The reason we need to keep aiming fusion is it's exponential density of power as a source. Why do you think gasoline has made America the Top ruler of Earth since WW II. It is the density of the power source that makes leaders, And with out electrical power we would be returning to the jungle to swing in the trees. If you watched Sci-Tech last night on Discovery Science channel on the show titled "Mining the Moon" a city like Dallas needs 10 super tankers of fuel to run for a year, but with fusion all you need is 771 pounds of Helium 3, it has collected on the moon for 4 billion years. And it will be pollution free. And for those that say it's impossible let use renewable sources, Renewable sources of energy as our only supply of energy would return us to the Society era of Ozzy & Harriette and Happy Days. A simple question that would mean there would only be energy for some 2.5 billion to 3 billion living on this Blue rock in Space. And you would not have the spare energy for a remote for your TV. Let alone that would mean getting off you tush and changing channels with the buttons on your TV. There may still be cable and Satellite TV but it will cost you around $10 an hour to use your TV. That in return will make you need have a higher IQ to get a higher paying job to afford your lugubrious life. And you could be paying $25 an hour for your children to have their cell phone. And today the IQ level is declining, I just missed a MENSA entry exam in the 80's by one point, this test at that time was 140 points and today more than 25 years later it is nearing 132. I did not learn modern math but to me that is a decline, but with modern math (aka Politically Correct Education) they would and do call that an improvement. And with our what tthe PC crowd claim is one of our smartest leaders ever, and his death of the Constellation Program at NASA where does all that free fusion fuel go. The only ones aiming for the Moon today is China. So as we use up our Middle East fuel, who is going to replace the Middle east powers. May I say Communist Red China. As where if America where to be there instead, the world would have a more fairly balanced and level playing field to get almost free energy from. Although our current source of Energy may be messy and dirty. The packed energy power of fusion is like 8414 times the density and the worst polluting part it has to offer is the paper the energy bills come on, that is if we are still using paper billing in the future. Until we can figure out the Rubics cube that the power of Fusion is locked behind we do have a dwindling supply of Dead Dinosaurs and once living things, that can be sup lamented by these renewable energy sources. I mean assisted with not replaced with, and if it takes time and Oil dries up there is one source we can use with a similar power density as Oil, and this is called Lithium Hydrate, do not know how it got that name since it is mostly pressure compress freeze dried Methane. It's flaws are it should not be a freely release combustion product like gas is today because it has similar Ozone effects a Freon gas. But the nice fact is it can be recycled if you replace the energy it expelled in it's combustion process. And at 1999 energy use levels just in the Gulf of Mexico at depths as deep or deeper as the Oil well polluting the waters today there is 200 to 300 years of fuel to be collected from the ocean floor. The Sea of India may have 500 years of fuel to power Asia. Then as we venture into Space and we need to as the population grows, Fusion will be the answer their also. It sure beets big tanks of Hydrogen and Oxygen (as fuel combustion reactant and Air to breath) Just like some 15,000 to 25,000 years ago as Cave men taped agriculture to evolve humanity from the cave to cities. If humanity is not to become extinct like 99% of all life on Earth has we need to create Fusion as a power supply. All the NO says have you ever looked at human survival beyond next year or decade. I'm looking at our survival for Centuries if not forever. We have the brains to never look at extinction, its just if we do not let the doubters draining our dreams so they can be happy for their short lives as a single person. Humanity needs Fusion to prevent our extinction and let us live forever. P.S. If you think Fusion is a waste, can we open your skull and see if there is more than one brain cell in there (that's a working one).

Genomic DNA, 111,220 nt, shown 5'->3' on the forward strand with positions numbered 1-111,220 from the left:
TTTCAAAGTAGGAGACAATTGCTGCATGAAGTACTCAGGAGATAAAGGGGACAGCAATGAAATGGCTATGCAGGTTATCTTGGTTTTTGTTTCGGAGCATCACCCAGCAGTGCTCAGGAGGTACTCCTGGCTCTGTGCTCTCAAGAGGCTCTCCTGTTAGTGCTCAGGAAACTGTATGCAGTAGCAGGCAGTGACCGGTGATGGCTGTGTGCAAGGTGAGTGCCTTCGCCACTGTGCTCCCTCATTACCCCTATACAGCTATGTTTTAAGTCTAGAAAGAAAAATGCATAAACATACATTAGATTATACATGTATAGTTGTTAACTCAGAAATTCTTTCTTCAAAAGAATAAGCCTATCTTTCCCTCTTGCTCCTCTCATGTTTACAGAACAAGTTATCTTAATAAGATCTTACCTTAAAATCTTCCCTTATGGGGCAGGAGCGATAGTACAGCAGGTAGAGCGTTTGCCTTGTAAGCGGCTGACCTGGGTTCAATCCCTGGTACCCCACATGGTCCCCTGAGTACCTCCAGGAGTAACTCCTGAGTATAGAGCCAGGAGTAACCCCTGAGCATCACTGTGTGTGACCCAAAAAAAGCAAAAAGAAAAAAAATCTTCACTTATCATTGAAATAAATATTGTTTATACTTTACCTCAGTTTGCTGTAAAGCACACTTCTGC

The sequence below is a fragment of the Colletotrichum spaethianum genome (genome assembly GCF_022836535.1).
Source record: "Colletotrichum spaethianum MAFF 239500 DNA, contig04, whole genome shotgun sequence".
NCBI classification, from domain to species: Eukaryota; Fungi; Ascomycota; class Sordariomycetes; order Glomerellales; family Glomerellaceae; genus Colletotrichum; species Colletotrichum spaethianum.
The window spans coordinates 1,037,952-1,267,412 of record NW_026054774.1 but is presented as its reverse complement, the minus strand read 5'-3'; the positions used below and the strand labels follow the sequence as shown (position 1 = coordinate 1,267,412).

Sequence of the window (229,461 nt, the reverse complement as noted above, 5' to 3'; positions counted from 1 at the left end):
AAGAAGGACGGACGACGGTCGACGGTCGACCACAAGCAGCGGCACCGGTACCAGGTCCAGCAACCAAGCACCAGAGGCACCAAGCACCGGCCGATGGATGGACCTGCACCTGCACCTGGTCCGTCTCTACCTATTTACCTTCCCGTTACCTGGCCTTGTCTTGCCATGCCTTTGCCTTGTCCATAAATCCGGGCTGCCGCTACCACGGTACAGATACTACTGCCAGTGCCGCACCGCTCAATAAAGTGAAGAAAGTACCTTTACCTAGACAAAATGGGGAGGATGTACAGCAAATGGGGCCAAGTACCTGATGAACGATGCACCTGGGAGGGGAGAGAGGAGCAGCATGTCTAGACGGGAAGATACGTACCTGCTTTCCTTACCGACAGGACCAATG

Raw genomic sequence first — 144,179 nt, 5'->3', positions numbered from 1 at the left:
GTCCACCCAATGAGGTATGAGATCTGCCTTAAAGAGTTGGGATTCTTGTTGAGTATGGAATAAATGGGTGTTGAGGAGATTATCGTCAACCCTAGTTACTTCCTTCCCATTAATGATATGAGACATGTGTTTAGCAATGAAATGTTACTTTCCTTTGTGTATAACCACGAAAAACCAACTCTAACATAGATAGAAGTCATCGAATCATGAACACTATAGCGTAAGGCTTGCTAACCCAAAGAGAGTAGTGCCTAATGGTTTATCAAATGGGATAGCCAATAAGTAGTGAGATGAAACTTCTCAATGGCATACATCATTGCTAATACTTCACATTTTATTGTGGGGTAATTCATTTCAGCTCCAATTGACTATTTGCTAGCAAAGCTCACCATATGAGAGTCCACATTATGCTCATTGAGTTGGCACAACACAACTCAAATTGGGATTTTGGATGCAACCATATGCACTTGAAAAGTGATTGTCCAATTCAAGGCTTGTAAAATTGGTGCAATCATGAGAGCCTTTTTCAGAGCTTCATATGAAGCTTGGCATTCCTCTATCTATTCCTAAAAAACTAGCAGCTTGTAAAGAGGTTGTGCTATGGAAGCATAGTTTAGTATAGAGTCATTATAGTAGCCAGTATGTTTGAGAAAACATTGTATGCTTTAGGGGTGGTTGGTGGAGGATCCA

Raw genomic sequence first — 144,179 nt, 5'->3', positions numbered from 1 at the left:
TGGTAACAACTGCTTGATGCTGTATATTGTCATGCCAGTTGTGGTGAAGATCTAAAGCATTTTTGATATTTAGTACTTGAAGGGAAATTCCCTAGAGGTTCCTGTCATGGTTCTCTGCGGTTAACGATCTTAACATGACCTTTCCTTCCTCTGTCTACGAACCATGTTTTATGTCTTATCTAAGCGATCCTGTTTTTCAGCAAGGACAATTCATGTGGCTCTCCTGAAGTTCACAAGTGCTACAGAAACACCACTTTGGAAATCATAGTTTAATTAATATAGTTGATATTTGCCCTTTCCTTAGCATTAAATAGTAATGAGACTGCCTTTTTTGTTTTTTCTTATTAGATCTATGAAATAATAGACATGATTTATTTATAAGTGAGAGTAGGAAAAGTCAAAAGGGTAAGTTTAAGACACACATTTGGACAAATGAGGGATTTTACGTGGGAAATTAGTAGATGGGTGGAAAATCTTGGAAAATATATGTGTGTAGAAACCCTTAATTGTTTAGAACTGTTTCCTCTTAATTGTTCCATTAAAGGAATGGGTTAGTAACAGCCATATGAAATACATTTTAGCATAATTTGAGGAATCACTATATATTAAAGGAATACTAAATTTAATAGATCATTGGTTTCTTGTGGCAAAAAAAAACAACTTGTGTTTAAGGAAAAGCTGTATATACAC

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Ok a fusion reactor is 'fairly safe' - it can't meltdown like a fusion reactor .. [3 mile island 'just got lucky', chernobyl didn't] But .. until fusion works - we don't know the side effects .. hydrogen to helium is fine if it stops there .. but nothing actually stops it producing some radioactive stuff like Carbon14 ... does it? .. or even heavier nasties .. though it stops when it reaches Iron .. I prefer (my) fusion reactor to be 93 million miles away - and harness the power with Photo-Voltaics -- Can we have at least a 100 times more Research (and especially Development) dollars spent at capturing this ? Agree it won't help the Mars colonisation idea very much... but then does Mars have enough Hydrogen (from sea water) to fuel fusion reactors ?